. . . . . . . . . . . . . . . . . . . . . . . . . . . . . . . . . . . . . . . . . . . . . . . . . . . . . . . . . . . . . . . . . . . . . . . . . . . . . . . . . . . . . . . . . . . . . . . . . . . . . . . . . . . . . . . . . . . . . . . . . . . . . . . . . . . . . . . . . . . . . . . . . . . . . . . . . . . . . . . . . . . . . . . . . . . . . . . . . . . . . . . . . . . . . . . . . . . . . . . . . . . . . . . . . . . . . . . . . . . . . . . . . . . . . . . . . . . . . . . . . . . . . . . . . . . . . . . . . . . . . . . . . . . . . . . . . . . . . . . . . . . . . . . . . . . . . . . . . . . .
49
Relay Pursuit Race
. . . . . . . . . . . . . . . . . . . . . . . . . . . . . . . . . . . . . . . . . . . . . . . . . . . . . . . . . . . . . . . . . . . . . . . . . . . . . . . . . . . . . . . . . . . . . . . . . . . . . . . . . . . . . . . . . . . . . . . . . . . . . . . . . . . . . . . . . . . . . . . . . . . . . . . . . . . . . . . . . . . . . . . . . . . . . . . . . . . . . . . . . . . . . . . . . . . . . . . . . . . . . . . . . . . . . . . . . . . . . . . . . . . . . . . . . . . . . . . . . . . . . . . . . . . . . . . . . . . . . . . . . . . . . . . . . . . . . . . . . . . . . . . . . . . . . . . . . . . .
49
Obstacle Race
. . . . . . . . . . . . . . . . . . . . . . . . . . . . . . . . . . . . . . . . . . . . . . . . . . . . . . . . . . . . . . . . . . . . . . . . . . . . . . . . . . . . . . . . . . . . . . . . . . . . . . . . . . . . . . . . . . . . . . . . . . . . . . . . . . . . . . . . . . . . . . . . . . . . . . . . . . . . . . . . . . . . . . . . . . . . . . . . . . . . . . . . . . . . . . . . . . . . . . . . . . . . . . . . . . . . . . . . . . . . . . . . . . . . . . . . . . . . . . . . . . . . . . . . . . . . . . . . . . . . . . . . . . . . . . . . . . . . . . . . . . . . . . . . . . . . . . . . . . . .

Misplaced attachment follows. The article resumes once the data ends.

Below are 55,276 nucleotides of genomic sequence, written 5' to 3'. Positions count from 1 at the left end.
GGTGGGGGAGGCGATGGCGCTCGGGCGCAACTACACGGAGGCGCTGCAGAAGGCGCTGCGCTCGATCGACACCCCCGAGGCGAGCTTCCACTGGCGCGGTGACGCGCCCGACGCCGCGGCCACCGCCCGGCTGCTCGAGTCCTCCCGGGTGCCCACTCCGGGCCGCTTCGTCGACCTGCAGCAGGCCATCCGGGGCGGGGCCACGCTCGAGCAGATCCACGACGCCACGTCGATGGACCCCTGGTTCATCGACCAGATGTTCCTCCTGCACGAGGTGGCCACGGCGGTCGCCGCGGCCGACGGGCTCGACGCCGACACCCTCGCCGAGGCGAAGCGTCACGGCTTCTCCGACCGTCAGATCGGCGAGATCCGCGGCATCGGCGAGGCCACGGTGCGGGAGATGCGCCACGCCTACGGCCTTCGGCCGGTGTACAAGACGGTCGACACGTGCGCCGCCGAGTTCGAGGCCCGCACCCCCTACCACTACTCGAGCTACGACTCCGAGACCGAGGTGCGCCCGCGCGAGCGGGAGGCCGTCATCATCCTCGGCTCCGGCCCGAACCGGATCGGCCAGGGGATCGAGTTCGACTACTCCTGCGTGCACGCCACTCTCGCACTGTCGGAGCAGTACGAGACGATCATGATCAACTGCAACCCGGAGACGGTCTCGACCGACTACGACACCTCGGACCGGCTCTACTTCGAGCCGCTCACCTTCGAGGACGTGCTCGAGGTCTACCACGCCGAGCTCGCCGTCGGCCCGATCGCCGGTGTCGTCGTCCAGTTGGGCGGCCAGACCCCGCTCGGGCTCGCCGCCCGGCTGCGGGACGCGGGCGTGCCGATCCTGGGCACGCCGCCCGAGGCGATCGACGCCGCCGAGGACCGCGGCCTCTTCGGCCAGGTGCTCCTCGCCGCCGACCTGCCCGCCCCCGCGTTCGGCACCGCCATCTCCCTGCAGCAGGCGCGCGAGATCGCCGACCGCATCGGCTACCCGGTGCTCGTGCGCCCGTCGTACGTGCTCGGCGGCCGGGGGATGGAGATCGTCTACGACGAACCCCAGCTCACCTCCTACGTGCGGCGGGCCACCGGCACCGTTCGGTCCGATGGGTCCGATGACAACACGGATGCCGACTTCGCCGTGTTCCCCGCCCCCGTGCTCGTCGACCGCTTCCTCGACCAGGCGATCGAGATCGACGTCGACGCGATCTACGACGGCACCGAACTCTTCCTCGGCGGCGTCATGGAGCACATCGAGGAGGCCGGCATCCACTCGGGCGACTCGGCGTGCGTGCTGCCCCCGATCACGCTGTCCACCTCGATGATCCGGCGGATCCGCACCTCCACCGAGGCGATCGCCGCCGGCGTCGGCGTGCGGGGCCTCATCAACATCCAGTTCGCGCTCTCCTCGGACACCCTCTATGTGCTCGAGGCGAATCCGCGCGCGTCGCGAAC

49
Human Race
. . . . . . . . . . . . . . . . . . . . . . . . . . . . . . . . . . . . . . . . . . . . . . . . . . . . . . . . . . . . . . . . . . . . . . . . . . . . . . . . . . . . . . . . . . . . . . . . . . . . . . . . . . . . . . . . . . . . . . . . . . . . . . . . . . . . . . . . . . . . . . . . . . . . . . . . . . . . . . . . . . . . . . . . . . . . . . . . . . . . . . . . . . . . . . . . . . . . . . . . . . . . . . . . . . . . . . . . . . . . . . . . . . . . . . . . . . . . . . . . . . . . . . . . . . . . . . . . . . . . . . . . . . . . . . . . . . . . . . . . . . . . . . . . . . . . . . . . . . . .
49
Wheelbarrow Race
. . . . . . . . . . . . . . . . . . . . . . . . . . . . . . . . . . . . . . . . . . . . . . . . . . . . . . . . . . . . . . . . . . . . . . . . . . . . . . . . . . . . . . . . . . . . . . . . . . . . . . . . . . . . . . . . . . . . . . . . . . . . . . . . . . . . . . . . . . . . . . . . . . . . . . . . . . . . . . . . . . . . . . . . . . . . . . . . . . . . . . . . . . . . . . . . . . . . . . . . . . . . . . . . . . . . . . . . . . . . . . . . . . . . . . . . . . . . . . . . . . . . . . . . . . . . . . . . . . . . . . . . . . . . . . . . . . . . . . . . . . . . . . . . . . . . . . . . . . . .
50
Knapsack Race